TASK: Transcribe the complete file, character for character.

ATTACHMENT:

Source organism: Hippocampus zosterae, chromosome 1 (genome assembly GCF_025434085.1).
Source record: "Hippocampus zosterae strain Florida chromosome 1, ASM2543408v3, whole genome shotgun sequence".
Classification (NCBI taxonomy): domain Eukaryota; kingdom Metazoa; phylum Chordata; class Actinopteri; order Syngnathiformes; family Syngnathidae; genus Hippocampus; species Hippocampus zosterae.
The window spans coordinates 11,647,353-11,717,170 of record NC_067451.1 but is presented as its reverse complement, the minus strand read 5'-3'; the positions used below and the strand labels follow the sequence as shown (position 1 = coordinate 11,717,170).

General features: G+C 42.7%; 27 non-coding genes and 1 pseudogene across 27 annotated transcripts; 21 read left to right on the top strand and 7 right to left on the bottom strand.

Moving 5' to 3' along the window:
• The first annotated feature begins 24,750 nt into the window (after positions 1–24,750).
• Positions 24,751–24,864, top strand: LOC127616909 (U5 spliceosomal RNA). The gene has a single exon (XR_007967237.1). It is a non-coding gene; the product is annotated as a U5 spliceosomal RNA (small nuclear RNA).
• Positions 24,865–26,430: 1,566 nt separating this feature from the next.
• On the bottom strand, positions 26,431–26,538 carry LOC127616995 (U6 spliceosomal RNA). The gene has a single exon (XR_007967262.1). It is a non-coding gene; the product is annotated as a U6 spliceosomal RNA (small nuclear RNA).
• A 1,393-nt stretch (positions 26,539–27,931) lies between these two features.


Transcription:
Source organism: Hippocampus zosterae, chromosome 1 (genome assembly GCF_025434085.1).
Source record: "Hippocampus zosterae strain Florida chromosome 1, ASM2543408v3, whole genome shotgun sequence".
Classification (NCBI taxonomy): domain Eukaryota; kingdom Metazoa; phylum Chordata; class Actinopteri; order Syngnathiformes; family Syngnathidae; genus Hippocampus; species Hippocampus zosterae.
The window spans coordinates 11,647,353-11,717,170 of record NC_067451.1 but is presented as its reverse complement, the minus strand read 5'-3'; the positions used below and the strand labels follow the sequence as shown (position 1 = coordinate 11,717,170).

General features: G+C 42.7%; 27 non-coding genes and 1 pseudogene across 27 annotated transcripts; 21 read left to right on the top strand and 7 right to left on the bottom strand.

Moving 5' to 3' along the window:
• The first annotated feature begins 24,750 nt into the window (after positions 1–24,750).
• Positions 24,751–24,864, top strand: LOC127616909 (U5 spliceosomal RNA). The gene has a single exon (XR_007967237.1). It is a non-coding gene; the product is annotated as a U5 spliceosomal RNA (small nuclear RNA).
• Positions 24,865–26,430: 1,566 nt separating this feature from the next.
• On the bottom strand, positions 26,431–26,538 carry LOC127616995 (U6 spliceosomal RNA). The gene has a single exon (XR_007967262.1). It is a non-coding gene; the product is annotated as a U6 spliceosomal RNA (small nuclear RNA).
• A 1,393-nt stretch (positions 26,539–27,931) lies between these two features.